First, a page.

When the October 1943 UAW convention opened, the delegates were seething with discontent. But again they were unable to hurdle the political obstacles and come to grips with the basic issues. Moreover, it was at this convention that Vice President Walter Reuther played most effectively his traditional role of “left” cover for the leadership. Because the most advanced militants were aligned with Reuther’s caucus, he was able to behead the struggle over basic issues, confining the opposition to a fight against the Addes-Frankensteen-Stalinist unpopular proposal to approve the speedup “incentive pay” system. Once “incentive pay” was overwhelmingly rejected, Reuther joined with the rest of the leadership in side-tracking the fundamental questions, such as the no-strike policy, in favor of an unprincipled struggle over posts between the two top cliques. Then the two leadership factions demonstratively resolved their “differences” by uniting on all major resolutions, including support of a Roosevelt fourth-term and the no-strike policy.
The best of the militants left the convention thoroughly disabused of any illusions they had held about Reuther, who had ended up in a programmatic embrace with the very elements he had fought against for posts. The point had at last been driven home to many thinking delegates that what was needed was an organized fight for a whole new leadership committed to a new, militant program.
Events leading up to the 1944 convention deepened the cleavage between the ranks and the leaders and accelerated the development of an independent militant grouping. Unsettled grievances were piling mountain high. Collective bargaining had broken down. The corporations, emboldened by the continued retreat of the union, began a campaign of open provocations to wipe out local militant leaderships and undermine the unions. Roosevelt and Congress at the same time were busy squeezing the workers tighter in the vise of wage freeze and rising prices.
The auto workers found conditions increasingly intolerable. They began to take what appeared to be the only defensive course left, strike action. By April and May 1944, so-called “wild-cat” strikes were occurring in one plant after another. The UAW International Board moved with all haste to smash these strikes. At its meetings, it demonstratively reiterated its policy of unconditional surrender to the corporations and adopted threatening measures for punitive action against striking militants. The companies, thus further encouraged, intensified their provocations. Strikes, however, particularly in the Detroit and Michigan areas, continued to increase.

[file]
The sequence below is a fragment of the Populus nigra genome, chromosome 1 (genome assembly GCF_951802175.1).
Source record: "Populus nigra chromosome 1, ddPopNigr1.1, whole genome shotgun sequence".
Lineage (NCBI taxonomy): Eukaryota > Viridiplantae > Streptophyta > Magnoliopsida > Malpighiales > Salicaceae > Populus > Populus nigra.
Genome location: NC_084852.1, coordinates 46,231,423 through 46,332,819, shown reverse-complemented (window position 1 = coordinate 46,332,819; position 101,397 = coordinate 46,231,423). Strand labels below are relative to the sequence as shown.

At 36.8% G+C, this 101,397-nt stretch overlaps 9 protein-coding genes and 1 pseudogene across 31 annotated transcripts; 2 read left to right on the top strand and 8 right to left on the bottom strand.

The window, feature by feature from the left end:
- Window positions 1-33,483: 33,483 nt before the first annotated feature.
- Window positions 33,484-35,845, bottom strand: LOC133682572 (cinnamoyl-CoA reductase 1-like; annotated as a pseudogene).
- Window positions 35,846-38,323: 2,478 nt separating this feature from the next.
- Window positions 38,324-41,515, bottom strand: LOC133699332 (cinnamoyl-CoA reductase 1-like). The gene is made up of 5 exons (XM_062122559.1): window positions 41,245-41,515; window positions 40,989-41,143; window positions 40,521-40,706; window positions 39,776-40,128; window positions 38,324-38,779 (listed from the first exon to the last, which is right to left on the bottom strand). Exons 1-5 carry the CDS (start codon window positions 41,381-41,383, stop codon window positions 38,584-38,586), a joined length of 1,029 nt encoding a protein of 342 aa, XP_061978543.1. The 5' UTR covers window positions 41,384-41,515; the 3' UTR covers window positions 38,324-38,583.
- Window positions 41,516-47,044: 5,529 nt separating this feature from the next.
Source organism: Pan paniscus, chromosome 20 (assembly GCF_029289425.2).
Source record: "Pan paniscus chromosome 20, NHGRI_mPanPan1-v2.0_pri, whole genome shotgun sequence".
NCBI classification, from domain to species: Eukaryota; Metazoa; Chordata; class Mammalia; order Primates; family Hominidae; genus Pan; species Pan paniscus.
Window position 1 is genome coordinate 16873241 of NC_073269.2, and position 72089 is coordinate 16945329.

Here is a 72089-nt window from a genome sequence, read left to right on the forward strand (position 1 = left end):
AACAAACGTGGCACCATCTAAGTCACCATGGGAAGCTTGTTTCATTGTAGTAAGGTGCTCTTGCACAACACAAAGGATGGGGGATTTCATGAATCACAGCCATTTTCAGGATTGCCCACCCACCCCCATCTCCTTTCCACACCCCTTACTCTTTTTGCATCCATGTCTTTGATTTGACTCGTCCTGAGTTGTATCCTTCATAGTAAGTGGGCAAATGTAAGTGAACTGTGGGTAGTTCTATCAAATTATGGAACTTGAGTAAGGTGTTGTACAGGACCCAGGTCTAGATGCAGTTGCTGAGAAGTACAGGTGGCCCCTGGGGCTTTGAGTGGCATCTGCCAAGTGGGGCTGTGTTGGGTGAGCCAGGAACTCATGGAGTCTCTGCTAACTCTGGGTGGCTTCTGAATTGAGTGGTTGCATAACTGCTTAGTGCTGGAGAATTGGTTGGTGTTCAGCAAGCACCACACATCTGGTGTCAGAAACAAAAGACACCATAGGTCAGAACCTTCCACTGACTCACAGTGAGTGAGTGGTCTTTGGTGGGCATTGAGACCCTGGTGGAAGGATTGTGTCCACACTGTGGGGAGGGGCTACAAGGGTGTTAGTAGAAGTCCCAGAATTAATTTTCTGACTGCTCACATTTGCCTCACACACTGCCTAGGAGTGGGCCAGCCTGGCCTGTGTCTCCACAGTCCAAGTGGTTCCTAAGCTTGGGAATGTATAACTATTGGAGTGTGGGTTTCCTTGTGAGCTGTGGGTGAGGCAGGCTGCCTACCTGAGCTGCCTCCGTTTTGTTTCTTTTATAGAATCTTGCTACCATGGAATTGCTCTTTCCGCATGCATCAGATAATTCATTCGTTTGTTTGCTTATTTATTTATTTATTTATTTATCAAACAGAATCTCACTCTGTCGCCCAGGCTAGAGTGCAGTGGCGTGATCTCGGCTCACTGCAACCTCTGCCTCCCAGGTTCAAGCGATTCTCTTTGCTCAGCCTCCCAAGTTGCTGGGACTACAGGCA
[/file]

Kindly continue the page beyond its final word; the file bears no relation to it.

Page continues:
The top leadership responded by expelling local union officials from office and establishing dictator-receiverships over the locals. The companies eagerly followed up these bureaucratic acts by firing leading local union representatives.
The most experienced militants increasingly realized that isolated, sporadic strikes, which seldom ended in gaining the objectives fought for, were not the effective solution. Not infrequently such strike actions resulted in the victimization of the best union fighters.
This final impasse directly stimulated the organization of the new rank and file caucus. The search for basic solutions brought the militants to an acceptance of the program originally advanced by the Trotskyists alone:
Coincident with the emergence of this new militant UAW caucus, came vital developments on the political field. The auto militants provided the impetus and base for the formation of a third party in Michigan, the Michigan Commonwealth Federation, as an important step in the direction of organizing an independent labor party.
With the formal organization of a militant caucus, the auto workers were able finally to come to grips with fundamental issues. At a recent UAW convention, the new caucus appeared as a powerful force. No longer bound by factional loyalties to Reuther or Addes, the militants could proceed boldly to the preparation and conduct of a show-down fight against the no-strike pledge, a fight directed, in essence, at the whole cowardly policy of the leadership and the labor program of Roosevelt himself.
That conflict ensued for four days. It was waged against the whole top leadership of the UAW and the CIO, with Philip Murray drawn into the fray for the express purpose of wielding the whiplash of his prestige and CIO power against the recalcitrant delegates. One parliamentary maneuver, one shoddy trick after another, was attempted by the leadership to prevent, side-track or disorient the fight. But for the first time, the leaders were contending with an organized opposition, which had a clear-cut program and experienced leadership, and which would not subordinate its program to factional fights over “posts.”
The very fact of the struggle and the primary position it occupied in the convention deliberations was of profound political significance. This issue swept aside the plans of the leadership to place the emphasis of the convention on preparations for the CIO-PAC campaign for the reelection of Roosevelt. That matter was dealt with almost in passing, largely as an apathetic reflex of past political conditioning.